We are looking at the contrast that Torah gives between the two brothers Esau and Jacob. Esau dwelt on earth and Jacob dwelt in heaven.
So the boys grew. And Esau was a cunning hunter, a man of the field; but Jacob was a mild man dwelling in tents. (Gen 25:27)
In part 1 of this 2 part series we saw that Esau was a man who lived by his senses, especially his eyes, but also a man who learned from his life experiences; he was a man of the flesh who lived like all animals do. His decisions about living were based on what seemed right for him. But Jacob was not a “mild, plain, peaceful or quiet” man as most translations make him out to be. Jacob was a complete, mature, whole, upright and perfect man who shunned evil and feared Elohim. He learned the ways of Yehovah from his family; Isaac, Abraham, Eber and Shem. Abraham lived for 39 years in the home of Noah and Shem; he knew Yehovah and His ways.
Jasher 9:6 And Abram was in Noah’s house thirty-nine years, and Abram knew Yehovah from three years old, and he went in the ways of Yehovah until the day of his death, as Noah and his son Shem had taught him… .
Abraham obeyed My voice and kept My charge, My commandments, My statutes, and My laws.” (Gen 26:5)
Jacob was just like his father and his father’s father, a man who learned, loved and lived righteousness.
Today we are going to find out where these two contrasting men choose to dwell.
So the boys grew. And Esau was a cunning hunter, a man of the field; but Jacob was an upright and perfect man dwelling in tents [אהלים or o’helim]. (Gen 25:27)
When I first read this I thought, “How strange, doesn’t Esau also dwell in a tent? And how many tents can Jacob live in any way? Does this mean he does not go outside like his brother?”
Jacob Dwelt In Heaven
So I did more research and found that Jacob’s tent is mentioned two times and that nowhere else in Torah was the word tent [אהל or o’hel] used in the plural.
So Laban overtook Jacob. Now Jacob had pitched his tent [אהל] in the mountains, and Laban with his brethren pitched in the mountains of Gilead. (Gen 31:25)
And he [Jacob] bought the parcel of land, where he had pitched his tent [אהל], from the sons of Hamor, Shechem’s father, for one hundred pieces of money. (Gen 33:19)
It appeared that everyone had their own tent. So what was the answer to this riddle about a perfect and upright man dwelling in tents; this plural word was unique to Torah.
Then it came to me; this tents [I know that sounds odd] that Jacob dwelt in was not multiple tents at all but rather one great big tent! The answer to the riddle was in understanding the Hebrew plural.
Few people understand that Hebrew is the only language that has two different kinds of plurals. Jeff Benner in his book Ancient Hebrew Lexicon of the Bible describes the two plurals this way. (Note: Since WordPress does not render the ancient picture language font correctly I have substituted a modern-day Hebrew font.)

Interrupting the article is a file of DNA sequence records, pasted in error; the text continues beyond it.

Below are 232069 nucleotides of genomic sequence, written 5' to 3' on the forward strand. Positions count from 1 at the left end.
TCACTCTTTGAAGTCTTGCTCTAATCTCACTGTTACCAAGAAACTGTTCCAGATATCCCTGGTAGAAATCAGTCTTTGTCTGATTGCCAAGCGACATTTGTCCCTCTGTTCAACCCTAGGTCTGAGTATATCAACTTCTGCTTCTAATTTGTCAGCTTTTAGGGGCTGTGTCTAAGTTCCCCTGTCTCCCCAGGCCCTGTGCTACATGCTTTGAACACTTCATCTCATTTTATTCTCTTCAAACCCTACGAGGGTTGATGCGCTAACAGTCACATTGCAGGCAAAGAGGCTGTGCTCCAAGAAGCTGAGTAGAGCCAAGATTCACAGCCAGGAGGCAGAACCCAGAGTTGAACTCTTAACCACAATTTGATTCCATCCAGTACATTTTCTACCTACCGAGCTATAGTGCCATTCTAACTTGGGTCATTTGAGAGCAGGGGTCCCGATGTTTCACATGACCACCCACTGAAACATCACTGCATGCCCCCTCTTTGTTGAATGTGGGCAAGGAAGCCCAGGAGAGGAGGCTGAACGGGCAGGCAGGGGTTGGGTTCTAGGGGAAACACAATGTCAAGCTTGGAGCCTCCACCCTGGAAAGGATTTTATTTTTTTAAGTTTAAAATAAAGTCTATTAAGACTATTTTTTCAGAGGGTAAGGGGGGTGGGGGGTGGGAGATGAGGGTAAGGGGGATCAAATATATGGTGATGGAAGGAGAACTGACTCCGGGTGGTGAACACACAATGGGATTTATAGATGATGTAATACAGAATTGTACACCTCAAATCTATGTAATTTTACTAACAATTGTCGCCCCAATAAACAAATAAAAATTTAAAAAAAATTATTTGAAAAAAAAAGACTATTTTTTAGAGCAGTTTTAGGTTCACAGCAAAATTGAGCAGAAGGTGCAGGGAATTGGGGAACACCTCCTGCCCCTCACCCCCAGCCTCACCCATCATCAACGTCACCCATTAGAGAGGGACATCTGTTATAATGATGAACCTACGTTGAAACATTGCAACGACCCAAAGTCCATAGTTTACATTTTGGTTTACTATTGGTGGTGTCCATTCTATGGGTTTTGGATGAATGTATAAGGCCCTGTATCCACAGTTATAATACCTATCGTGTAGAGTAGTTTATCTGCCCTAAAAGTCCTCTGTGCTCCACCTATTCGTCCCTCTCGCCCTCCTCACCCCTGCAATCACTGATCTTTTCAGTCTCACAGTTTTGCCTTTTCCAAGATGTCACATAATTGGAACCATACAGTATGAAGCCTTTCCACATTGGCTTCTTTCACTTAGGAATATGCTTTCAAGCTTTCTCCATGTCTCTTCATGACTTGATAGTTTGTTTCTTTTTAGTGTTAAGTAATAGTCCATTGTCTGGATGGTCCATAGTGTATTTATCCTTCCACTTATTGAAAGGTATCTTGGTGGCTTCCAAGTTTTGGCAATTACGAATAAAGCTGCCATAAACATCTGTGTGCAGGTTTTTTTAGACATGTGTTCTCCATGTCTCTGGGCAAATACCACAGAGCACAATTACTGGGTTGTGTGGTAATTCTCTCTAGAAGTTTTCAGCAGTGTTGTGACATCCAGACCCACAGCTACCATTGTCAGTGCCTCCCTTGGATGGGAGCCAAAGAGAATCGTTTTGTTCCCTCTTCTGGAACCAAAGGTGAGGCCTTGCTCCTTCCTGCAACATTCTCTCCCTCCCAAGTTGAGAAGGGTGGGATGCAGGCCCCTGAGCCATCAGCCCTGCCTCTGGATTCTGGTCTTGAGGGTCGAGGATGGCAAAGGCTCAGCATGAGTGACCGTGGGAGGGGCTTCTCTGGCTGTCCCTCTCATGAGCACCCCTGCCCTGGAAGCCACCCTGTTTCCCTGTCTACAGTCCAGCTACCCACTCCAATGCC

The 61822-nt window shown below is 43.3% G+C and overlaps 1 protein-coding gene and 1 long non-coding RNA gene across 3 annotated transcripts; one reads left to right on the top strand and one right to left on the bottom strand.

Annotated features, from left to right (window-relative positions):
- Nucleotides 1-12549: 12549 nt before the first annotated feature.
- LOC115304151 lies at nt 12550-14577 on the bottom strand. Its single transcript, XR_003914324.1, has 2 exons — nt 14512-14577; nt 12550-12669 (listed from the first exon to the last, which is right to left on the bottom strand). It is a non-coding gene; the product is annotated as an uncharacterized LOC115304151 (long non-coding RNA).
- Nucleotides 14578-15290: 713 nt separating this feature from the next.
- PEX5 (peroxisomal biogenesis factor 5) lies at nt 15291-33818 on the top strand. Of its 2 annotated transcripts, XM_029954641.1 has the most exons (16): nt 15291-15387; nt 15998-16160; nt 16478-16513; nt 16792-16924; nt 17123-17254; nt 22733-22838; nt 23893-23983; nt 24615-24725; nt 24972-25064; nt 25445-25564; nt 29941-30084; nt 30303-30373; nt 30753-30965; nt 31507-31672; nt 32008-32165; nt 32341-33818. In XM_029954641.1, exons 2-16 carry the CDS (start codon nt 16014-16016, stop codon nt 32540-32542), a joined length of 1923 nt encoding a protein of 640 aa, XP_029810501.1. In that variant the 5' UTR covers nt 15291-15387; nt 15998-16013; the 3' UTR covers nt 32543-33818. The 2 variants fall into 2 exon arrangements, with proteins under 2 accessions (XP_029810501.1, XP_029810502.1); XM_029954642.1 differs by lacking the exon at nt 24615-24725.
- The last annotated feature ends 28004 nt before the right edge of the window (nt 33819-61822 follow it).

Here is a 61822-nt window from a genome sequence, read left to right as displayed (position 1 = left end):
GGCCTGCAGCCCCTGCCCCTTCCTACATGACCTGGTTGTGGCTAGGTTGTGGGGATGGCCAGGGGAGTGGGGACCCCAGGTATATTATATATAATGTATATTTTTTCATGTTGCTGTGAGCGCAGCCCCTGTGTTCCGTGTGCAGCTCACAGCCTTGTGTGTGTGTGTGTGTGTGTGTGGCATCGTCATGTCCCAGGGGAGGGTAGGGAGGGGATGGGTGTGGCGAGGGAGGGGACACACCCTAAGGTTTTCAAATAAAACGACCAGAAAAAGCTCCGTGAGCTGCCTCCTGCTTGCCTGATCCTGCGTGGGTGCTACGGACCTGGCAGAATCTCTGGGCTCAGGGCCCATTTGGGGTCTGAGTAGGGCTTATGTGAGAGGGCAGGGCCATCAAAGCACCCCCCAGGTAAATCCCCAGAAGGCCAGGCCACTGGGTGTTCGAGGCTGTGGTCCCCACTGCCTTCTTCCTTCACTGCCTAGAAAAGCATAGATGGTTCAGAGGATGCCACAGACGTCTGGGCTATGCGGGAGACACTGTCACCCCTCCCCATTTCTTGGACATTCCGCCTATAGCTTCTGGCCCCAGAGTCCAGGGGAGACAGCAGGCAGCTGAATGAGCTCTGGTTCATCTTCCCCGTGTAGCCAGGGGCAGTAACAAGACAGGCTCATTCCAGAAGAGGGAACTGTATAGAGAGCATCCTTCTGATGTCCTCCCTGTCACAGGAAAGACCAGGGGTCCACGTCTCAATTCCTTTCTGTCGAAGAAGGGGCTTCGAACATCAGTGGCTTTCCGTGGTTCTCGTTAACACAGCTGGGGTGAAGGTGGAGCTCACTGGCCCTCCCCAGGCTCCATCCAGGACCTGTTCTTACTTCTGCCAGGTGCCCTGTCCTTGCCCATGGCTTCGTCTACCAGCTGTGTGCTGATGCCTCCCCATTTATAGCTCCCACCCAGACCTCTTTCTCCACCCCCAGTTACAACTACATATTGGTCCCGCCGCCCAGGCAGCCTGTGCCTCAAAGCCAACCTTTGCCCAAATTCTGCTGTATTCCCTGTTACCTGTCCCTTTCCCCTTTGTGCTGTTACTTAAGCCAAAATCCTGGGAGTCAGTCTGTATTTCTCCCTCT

Nouns are made plural by adding the suffix ים or ות. Generally the ים is used for masculine nouns and ות for feminine nouns. In some cases masculine words, usually very ancient words, will use the ות suffix. The Hebrew words אב (av – father) and אור (or – light) are masculine words but are written as אבות and אורות in the plural. In all modern languages the plural is always quantitative while in Ancient Hebrew a plural can be quantitative or qualitative. For instance the word “trees” refers to more than one tree (quantitative) while in Hebrew the plural word עץים (etsiym – trees) can mean more than one tree (quantitative) or one very large tree (qualitative). An example of this is the word בהמות (behemot or usually transliterated as behemoth in Job 40:15). This word is the plural form of the singular בהמה (behemah), meaning beast, but refers to a very large beast rather than more than one beast. One of the most common uses of the qualitative plural is the word אלהים (elohim) which can be translated as “gods” (quantitative) or as “God” (qualitative)
Jacob Dwelt In The “Big Top!”
Jacob dwelt in a qualitative tent – a tent that is created not by his effort but by Yehovah’s.
Have you not known? Have you not heard? Has it not been told you from the beginning? Have you not understood from the foundations of the earth? It is He who sits above the circle of the earth, and its inhabitants are like grasshoppers, Who stretches out the heavens like a curtain, and spreads them out like a tent to dwell in. He brings the princes to nothing; He makes the judges of the earth vanity. (Isa 40:21-23)
This is the qualitative tent that all perfect and upright men, sons of Abraham, must learn to live in.
By faith Abraham obeyed when he was called to go out to the place which he would receive as an inheritance. And he went out, not knowing where he was going. By faith he dwelt in the land of promise as in a foreign country, dwelling in tents with Isaac and Jacob, the heirs with him of the same promise; for he waited for the city which has foundations, whose builder and maker is Elohim. (Heb 11:8-10)
Esau, like all men who live in their flesh, dwells in the field. Oh, we all live in a tent, some have a very expensive tent; all these “tents” will burn up in the end. But Jacob’s TENT is a safe haven and anyone who learns to dwell in it will find place to preserve themselves along with their wives and children.
So the boys grew. And Esau was a cunning hunter, a man of the field; but Jacob was an upright and perfect man dwelling in tents/heaven [אהלים or o’helim]. (Gen 25:27)
I have two blogs that go along with this line of thinking and contrasts those who dwell in heaven, like Jacob with those who dwell on earth, like Esau and what both groups can expect in the last days.